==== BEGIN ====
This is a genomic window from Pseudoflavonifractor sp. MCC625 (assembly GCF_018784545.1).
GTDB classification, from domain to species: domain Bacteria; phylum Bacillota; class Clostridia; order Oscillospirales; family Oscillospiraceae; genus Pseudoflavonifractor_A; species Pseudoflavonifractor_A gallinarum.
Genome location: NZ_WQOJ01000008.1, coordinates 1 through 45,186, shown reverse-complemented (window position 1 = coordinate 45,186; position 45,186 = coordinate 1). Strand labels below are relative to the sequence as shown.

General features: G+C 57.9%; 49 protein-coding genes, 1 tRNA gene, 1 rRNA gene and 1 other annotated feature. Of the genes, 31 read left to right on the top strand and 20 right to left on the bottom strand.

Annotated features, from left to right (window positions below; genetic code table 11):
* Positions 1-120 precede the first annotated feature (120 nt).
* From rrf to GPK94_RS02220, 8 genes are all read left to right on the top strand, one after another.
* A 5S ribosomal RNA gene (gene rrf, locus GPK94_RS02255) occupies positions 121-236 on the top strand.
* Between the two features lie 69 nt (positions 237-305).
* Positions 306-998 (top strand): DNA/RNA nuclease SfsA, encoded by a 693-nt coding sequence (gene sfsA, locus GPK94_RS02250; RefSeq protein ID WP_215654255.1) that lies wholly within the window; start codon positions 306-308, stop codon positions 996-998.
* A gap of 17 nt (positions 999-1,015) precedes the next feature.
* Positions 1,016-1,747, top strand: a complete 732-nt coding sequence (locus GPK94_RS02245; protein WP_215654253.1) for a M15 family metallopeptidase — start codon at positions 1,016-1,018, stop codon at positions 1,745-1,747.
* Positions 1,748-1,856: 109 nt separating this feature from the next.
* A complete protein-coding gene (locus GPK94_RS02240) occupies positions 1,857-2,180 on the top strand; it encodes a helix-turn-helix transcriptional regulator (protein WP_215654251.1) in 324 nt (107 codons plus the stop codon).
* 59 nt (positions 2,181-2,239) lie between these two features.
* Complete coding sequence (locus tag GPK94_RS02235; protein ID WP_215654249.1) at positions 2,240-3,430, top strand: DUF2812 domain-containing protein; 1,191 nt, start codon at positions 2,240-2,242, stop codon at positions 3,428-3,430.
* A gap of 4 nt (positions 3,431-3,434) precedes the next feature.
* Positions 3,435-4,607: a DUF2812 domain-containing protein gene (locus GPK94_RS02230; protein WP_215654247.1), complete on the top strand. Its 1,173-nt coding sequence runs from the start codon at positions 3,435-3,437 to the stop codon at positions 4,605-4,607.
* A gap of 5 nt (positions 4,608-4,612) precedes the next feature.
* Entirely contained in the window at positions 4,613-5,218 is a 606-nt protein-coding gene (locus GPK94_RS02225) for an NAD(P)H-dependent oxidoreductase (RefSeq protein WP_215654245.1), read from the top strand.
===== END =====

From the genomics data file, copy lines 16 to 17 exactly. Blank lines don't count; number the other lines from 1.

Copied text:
* Complete coding sequence (locus tag GPK94_RS02235; protein ID WP_215654249.1) at positions 2,240-3,430, top strand: DUF2812 domain-containing protein; 1,191 nt, start codon at positions 2,240-2,242, stop codon at positions 3,428-3,430.
* A gap of 4 nt (positions 3,431-3,434) precedes the next feature.